Alonso victory confirms Renault as constructors' champions at last

Fernando Alonso and Renault responded yesterday in the best possible way in China to McLaren-Mercedes' challenge for the world championship for constructors, as the Spaniard won a chaotic race and thus confirmed the French manufacturer as champion in its own right for the first time.

Alonso went straight into the lead, as his team-mate Giancarlo Fisichella managed his pace to contain the McLaren challenge from Raikkonen and Juan Pablo Montoya.

That order prevailed until lap 17, when Montoya ran over a dislodged drain cover in Turn 10. In June 2004 the Australian saloon car racer Mark Winterbottom had the bottom of his car torn out after a similar problem, so the Shanghai International Circuit owners clearly have some more work to do on their multi-million-pound facility.

The Colombian continued for another lap and a half before pitting for fuel and to investigate possible damage on lap 18, but he was back in a lap later for further attention as the safety car was deployed while the errant cover was retrieved and others were inspected. The deployment prompted a rash of pit stops, as Alonso, Fisichella, Raikkonen, Rubens Barrichello, Ralf Schumacher, Mark Webber, Felipe Massa, Antonio Pizzonia and Jacques Villeneuve took advantage and came in.

The safety car stayed out until lap 24, and when racing resumed on lap 25 Alonso was still in front. The period of slow running had wiped out his 17.5-second lead, but he was close to his refuelling window anyway and was able to maintain his lead over Fisichella and Raikkonen.

However, the stops had rejigged the order further back. Jenson Button, having pitted on lap 18, dropped from fifth to seventh, and David Coulthard also lost out as he dropped from sixth to eighth and had Massa and Christian Klien on his tail. McLaren's chances of the constructors' title were already looking weak.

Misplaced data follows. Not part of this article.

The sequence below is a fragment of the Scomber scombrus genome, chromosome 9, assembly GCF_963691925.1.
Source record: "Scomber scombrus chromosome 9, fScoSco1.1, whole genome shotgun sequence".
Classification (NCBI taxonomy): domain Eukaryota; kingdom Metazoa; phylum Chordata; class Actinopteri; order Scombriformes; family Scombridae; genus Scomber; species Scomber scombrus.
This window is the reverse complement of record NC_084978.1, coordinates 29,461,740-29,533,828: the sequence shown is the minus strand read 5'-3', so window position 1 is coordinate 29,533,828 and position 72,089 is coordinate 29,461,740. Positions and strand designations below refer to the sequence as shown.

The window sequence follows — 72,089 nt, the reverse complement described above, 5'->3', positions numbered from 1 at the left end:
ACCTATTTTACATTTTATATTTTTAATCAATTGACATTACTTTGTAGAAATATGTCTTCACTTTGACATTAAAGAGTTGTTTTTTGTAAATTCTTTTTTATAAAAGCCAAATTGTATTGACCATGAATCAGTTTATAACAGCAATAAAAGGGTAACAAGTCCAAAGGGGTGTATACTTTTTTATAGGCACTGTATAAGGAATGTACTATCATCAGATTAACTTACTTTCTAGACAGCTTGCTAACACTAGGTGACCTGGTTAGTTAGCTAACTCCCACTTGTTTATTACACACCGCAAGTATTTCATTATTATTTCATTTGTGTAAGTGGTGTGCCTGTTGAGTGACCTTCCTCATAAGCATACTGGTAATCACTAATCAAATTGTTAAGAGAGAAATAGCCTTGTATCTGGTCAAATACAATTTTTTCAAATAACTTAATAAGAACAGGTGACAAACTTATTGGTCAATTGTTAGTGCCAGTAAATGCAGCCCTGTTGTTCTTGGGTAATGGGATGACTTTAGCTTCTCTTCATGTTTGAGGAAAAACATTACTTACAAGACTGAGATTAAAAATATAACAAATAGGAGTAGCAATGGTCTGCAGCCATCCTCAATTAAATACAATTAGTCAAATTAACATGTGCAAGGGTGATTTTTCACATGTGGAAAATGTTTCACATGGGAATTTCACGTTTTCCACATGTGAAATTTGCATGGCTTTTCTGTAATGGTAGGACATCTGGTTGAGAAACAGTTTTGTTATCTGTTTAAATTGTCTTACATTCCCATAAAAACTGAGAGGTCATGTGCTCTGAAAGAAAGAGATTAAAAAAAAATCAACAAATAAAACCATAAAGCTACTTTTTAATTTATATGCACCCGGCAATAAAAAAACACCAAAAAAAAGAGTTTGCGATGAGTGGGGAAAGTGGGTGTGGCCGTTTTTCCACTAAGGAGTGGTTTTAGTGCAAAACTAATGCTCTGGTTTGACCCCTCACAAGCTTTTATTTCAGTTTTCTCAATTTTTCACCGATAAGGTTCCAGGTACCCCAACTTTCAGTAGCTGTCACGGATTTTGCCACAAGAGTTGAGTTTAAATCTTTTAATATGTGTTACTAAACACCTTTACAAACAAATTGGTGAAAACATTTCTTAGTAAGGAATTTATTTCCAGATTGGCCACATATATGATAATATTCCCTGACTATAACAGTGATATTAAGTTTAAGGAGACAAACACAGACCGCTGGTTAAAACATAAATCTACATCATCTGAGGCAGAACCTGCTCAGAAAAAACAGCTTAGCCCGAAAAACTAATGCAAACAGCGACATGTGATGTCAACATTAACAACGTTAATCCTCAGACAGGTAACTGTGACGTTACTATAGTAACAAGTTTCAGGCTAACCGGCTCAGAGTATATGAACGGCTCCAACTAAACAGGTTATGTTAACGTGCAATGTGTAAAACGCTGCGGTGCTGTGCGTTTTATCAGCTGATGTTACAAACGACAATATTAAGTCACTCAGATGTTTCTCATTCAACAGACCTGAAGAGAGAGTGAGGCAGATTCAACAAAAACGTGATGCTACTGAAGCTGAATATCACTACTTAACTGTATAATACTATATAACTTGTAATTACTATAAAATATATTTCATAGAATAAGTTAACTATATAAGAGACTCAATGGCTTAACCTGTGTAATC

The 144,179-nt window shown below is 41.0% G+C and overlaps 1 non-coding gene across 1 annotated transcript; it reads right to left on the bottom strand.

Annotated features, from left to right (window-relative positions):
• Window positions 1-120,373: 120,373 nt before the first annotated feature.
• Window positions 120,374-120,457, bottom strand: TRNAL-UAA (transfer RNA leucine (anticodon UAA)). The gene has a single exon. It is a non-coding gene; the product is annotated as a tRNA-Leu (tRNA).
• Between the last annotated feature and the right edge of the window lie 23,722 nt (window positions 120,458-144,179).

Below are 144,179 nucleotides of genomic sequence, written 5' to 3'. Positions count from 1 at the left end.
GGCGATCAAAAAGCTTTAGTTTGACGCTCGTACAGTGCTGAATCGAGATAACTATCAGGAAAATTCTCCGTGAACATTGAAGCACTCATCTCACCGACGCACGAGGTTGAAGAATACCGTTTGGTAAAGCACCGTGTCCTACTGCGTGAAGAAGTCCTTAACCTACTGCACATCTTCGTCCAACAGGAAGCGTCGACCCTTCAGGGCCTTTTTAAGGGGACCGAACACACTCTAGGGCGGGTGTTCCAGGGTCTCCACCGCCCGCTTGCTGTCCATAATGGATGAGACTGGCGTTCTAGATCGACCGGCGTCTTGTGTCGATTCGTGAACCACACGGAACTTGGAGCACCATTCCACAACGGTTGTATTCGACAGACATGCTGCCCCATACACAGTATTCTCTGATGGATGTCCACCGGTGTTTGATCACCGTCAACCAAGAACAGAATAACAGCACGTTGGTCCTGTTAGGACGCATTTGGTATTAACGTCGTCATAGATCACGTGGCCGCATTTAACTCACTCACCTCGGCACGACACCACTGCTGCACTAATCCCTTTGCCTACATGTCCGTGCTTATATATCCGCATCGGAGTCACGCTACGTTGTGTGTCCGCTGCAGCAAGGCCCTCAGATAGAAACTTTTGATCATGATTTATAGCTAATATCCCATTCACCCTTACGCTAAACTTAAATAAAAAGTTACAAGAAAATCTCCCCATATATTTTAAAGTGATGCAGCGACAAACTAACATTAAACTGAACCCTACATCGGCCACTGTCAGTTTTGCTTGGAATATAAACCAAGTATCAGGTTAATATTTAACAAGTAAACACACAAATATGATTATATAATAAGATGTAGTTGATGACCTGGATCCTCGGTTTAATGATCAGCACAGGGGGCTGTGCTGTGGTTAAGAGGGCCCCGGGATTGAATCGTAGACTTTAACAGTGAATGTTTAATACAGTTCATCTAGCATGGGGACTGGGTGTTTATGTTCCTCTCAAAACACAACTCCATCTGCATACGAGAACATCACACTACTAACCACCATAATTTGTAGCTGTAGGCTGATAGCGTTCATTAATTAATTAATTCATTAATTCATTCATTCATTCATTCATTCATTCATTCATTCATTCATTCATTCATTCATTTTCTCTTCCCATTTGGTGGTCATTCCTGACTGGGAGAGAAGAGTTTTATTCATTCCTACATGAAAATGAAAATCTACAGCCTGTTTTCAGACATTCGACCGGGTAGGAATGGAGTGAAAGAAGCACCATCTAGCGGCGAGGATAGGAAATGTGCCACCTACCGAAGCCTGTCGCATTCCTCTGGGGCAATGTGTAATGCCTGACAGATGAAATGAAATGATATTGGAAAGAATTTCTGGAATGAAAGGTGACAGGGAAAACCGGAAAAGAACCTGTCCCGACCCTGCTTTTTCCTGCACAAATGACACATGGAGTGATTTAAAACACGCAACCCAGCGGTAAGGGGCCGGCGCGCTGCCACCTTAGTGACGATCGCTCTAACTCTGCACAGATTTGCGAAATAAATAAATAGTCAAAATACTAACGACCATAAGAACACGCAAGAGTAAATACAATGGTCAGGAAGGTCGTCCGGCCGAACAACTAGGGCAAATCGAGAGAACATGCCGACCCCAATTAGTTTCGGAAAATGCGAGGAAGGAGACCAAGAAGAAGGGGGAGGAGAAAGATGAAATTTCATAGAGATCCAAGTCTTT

Alonso quickly opened up a lead again over Fisichella, but Raikkonen was not yet able to challenge the second Renault. Further back, Barrichello came under attack from Ralf Schumacher, Webber, Button and Coulthard.

The next drama unfolded on lap 29 when Narain Karthikeyan crashed his Jordan heavily in Turn 13. Villeneuve had a lucky escape as he just avoided the wreckage, and there was so much debris on the track that another safety car period was inevitable. This time the field queued up behind it until lap 34. Crucially, Ralf Schumacher, Massa and Klien all stayed out as all of the other leading runners pitted again, so that when the race resumed on lap 35 they were running second, third and fourth behind Alonso.

Raikkonen overtook Fisichella during this round of pit stops, and the Italian's ploy of trying to hold everyone up as he came into the pits, as Raikkonen had done recently in Belgium, later earned him a drive-through penalty. Since that race the FIA had warned everyone that such tactics would not be accepted.

When Massa, Klien and the younger Schumacher pitted on laps 44, 45 and 47 respectively, Raikkonen finally had a clear road to Alonso. But by now the Spaniard was 13 seconds ahead and had detuned his Renault's engine.

Raikkonen set two fastest laps, but it was all too late. The disruptions of the safety car had worked against McLaren, and Alonso and Renault had things under control. The Spaniard's seventh victory of the year was a sweet success that evened the seasonal win tally with Raikkonen.

Ralf Schumacher scored a solid third after Fisichella dropped a place serving his drive-through penalty, Klien finished a strong fifth for Red Bull and Massa maintained sixth after a stern challenge from Webber. That earned him a race car of his own, as his departing team principal Peter Sauber promised him the reward as he crossed the finish line.

Button was an unhappy eighth. "The first safety car should have waved us past but it didn't," he said. "Montoya sat behind it and that was that. I lost about three places."

Michael Schumacher's appalling day ended in the gravel trap when he lost control of his Ferrari and slid off the road during the first safety car period. The former world champion blamed worn Bridgestone tyres for his second incident of the afternoon.

"This is a fantastic feeling," beamed Alonso as the champagne corks popped at Renault.

"I didn't think anything could equal winning the drivers' championship, but seeing our people celebrating, it's just as good. I am really so happy today and there are only two words to say to them: thank you.

"It was probably the easiest race of the year. We had a bit of oversteer and we dropped a bit of front wing at the first pit stop, but apart from that the car was perfect.